by Rev. Marilyn Pagán-Banks
I spent many hours this past weekend watching the homegoing service for the Honorable Congressman Elijah E. Cummings (ashé) held at his home church, New Psalmist Baptist Church in Baltimore, Maryland. Many showed up and told of his life’s work and how he lived his life with love and integrity, taught and brought others along in the fight for what is right and gave his all to protect our democracy.
When remembering Congressman Cummings, one of his mentors, Larry Gibson stated that “the public Elijah that you saw was the real and authentic Elijah – there was nothing phony about him.”
Halloween or “all hollows eve” as it was originally called is coming up this week.
A day when, mostly children, but not only children put on costumes and parade through the streets looking for “trick or treats”—hoping for treats.
A time when many of us get to “pretend” to be something else, someone else: a superhero, a glamorous celebrity, a scary monster, a favorite character. Perhaps it is a day to remember all those Halloween’s past when you were a child and the masks you chose to wear and why it mattered so much to get it just right.
Hiding behind a mask can be fun.
Until it is not.
It is one thing to hide behind a mask for a few hours on a special day, but quite another when it becomes a way of life.
Take Zacchaeus for example.
The text describes him as a chief tax collector, rich, and short in stature. What the text doesn’t tell us is that his name means “clean” or “innocent.”
Clean? Innocent? According to how he is described in the story Zacchaeus clearly has not lived into his name.
He is a chief tax collector. A state-sanctioned thief. A traitor to his people.
However, could these simply be roles, masks if you will, that Zacchaeus hid behind? Could it be that behind the mask of wealth and power was a scared man seeking to cover his insecurities, shame and fear?
We all know how society treats those that are different? People who do not muster up to our standards or meet our expectations, definitions, and molds.
Real men are big and brave
Real men are tall and strong
Real men stand out in a crowd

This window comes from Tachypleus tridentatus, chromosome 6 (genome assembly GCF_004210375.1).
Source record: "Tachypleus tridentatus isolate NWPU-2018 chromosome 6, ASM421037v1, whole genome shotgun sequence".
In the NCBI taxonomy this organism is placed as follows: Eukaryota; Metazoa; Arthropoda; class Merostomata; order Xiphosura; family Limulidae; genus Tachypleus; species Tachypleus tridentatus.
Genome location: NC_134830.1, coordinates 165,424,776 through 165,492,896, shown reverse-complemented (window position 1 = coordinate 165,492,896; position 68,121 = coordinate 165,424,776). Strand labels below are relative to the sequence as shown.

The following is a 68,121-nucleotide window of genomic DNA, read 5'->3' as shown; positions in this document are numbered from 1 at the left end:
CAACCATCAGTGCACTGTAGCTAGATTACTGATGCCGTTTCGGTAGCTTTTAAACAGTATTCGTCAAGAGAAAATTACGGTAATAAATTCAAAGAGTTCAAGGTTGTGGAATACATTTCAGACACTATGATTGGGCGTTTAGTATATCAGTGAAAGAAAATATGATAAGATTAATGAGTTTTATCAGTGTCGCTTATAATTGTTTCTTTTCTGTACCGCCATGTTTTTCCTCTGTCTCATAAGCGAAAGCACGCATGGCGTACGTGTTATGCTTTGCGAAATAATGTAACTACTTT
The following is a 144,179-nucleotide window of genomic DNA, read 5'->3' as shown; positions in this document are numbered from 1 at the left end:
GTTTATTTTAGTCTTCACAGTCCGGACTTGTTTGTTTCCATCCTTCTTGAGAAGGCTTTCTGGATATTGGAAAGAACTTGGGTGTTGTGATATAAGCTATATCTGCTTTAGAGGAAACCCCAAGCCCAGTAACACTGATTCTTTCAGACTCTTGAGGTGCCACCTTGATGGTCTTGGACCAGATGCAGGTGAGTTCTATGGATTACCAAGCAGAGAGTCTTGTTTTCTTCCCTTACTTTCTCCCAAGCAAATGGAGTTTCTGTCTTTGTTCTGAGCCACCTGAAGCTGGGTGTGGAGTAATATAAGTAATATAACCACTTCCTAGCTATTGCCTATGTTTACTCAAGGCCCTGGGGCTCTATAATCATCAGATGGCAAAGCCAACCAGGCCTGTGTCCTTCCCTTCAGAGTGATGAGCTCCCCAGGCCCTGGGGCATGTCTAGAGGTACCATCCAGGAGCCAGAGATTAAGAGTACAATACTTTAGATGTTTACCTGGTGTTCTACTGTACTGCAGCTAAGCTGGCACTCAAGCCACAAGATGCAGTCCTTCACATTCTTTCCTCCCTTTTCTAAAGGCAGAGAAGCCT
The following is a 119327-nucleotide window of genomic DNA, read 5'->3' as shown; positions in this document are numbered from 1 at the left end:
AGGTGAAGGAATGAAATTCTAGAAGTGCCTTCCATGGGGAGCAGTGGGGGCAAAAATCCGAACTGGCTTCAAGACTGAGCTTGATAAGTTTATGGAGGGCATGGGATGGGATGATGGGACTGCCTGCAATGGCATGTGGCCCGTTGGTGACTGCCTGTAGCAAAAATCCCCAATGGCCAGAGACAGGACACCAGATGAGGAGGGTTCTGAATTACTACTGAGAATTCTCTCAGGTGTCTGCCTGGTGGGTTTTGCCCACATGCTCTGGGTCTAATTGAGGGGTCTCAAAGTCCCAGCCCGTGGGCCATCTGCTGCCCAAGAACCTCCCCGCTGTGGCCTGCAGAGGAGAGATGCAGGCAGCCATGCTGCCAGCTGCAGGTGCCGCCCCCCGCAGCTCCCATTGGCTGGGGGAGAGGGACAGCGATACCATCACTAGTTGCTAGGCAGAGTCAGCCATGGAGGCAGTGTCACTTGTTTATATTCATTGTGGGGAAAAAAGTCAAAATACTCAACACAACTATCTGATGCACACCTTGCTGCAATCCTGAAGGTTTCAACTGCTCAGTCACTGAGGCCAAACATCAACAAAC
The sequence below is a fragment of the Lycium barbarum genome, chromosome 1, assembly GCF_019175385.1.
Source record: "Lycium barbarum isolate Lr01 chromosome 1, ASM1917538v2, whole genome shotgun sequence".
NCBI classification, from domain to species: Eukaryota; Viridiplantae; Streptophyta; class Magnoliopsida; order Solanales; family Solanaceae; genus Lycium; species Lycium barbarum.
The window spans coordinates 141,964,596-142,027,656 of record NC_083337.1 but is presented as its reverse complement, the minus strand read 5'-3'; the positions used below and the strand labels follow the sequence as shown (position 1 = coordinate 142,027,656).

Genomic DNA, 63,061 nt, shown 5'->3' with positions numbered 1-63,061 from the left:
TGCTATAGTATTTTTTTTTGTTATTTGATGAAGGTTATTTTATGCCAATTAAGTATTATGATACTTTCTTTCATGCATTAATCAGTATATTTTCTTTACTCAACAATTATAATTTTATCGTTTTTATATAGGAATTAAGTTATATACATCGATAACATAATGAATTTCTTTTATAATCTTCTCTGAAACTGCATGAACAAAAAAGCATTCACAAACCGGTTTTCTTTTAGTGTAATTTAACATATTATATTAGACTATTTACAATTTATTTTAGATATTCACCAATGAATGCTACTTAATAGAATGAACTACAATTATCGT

Real men do whatever it takes…
…the list goes on and on and on
How long do you think it took Zacchaeus? How many messages did he hear…?
Before he put on the mask of oppressor? Became comfortable with the mask of privilege? Found courage behind the mask of acquired power? Learned to love wealth more than his own people?
Zacchaeus was born “clean and innocent.” I wonder if he ever really got the chance to live into his name before donning the mask of conformity, privilege and position.
Both former Secretary of State Hillary Clinton and Speaker Pelosi referenced the prophet Elijah when speaking at the funeral of Representative Cummings and how the Congressman truly lived up to his name.
The Honorable Elijah Cummings wore no masks. He unabashedly bore the sin of America right on his countenance. Literally carried the scars of hatred, bigotry, othering and white supremacy on his face.
They cut his flesh but not his heart. His integrity and his faith in what is just and possible endured, influencing the nation and the world. Moreover, as his mentee, Dr. Leana Wen, shared—Rep. Cummings lived by the principle that “conscious guides our conduct.”
This brings up the question; can a mask ever truly hide our conscious? Not according to those walking the picket lines in Chicago!
The nation has its eye on the Chicago Teacher’s Strike. One recent Facebook post included a photo of a striker holding a sign that reads, “Lori Lighfoot, a Rahm in sheep’s clothing.”
The time for hiding behind masks is over.
It is time to call bullshit!
Our children deserve better. Our communities deserve better. Our neighbors around the world deserve better. Our creation deserves better.
When Jesus looked for and called out to Zacchaeus – the mask came off!
Through his interaction with Jesus, Zacchaeus was no longer a small man hiding behind a mask of bravado, excusing his role in perpetuating hateful and harmful behavior and policies.
Joy overcame insecurity.
Gratitude took the place of fear.
Service peeled away privilege.
Accountability replaced greed.
Responsibility realigned position.
Never the one seeking popularity, Jesus knew he could not simply dismiss or ignore Zacchaeus if real change was to happen. Love made flesh doesn’t seek the easy way around a problem. Embodied hope doesn’t avoid conflict. Radical transformation requires disrupting expectations by calling evil by name and bringing it out of the shadows (or down from trees, as it were) and when necessary, stepping boldly into their HOUSE.
This is how love wins.
This is the work of the church.
In the words of Deaconess Margaret Ann Howie of New Psalmist Baptist Church, “the church – like Brother Elijah Cummings – does not yield!”
As the church, we are to never yield to evil, greed, privilege, hate, respectability, othering and fear.
As the church, the time for hiding behind masks is over.
Let’s take them off!
This is the Revised Common Lectionary sermonizing archive.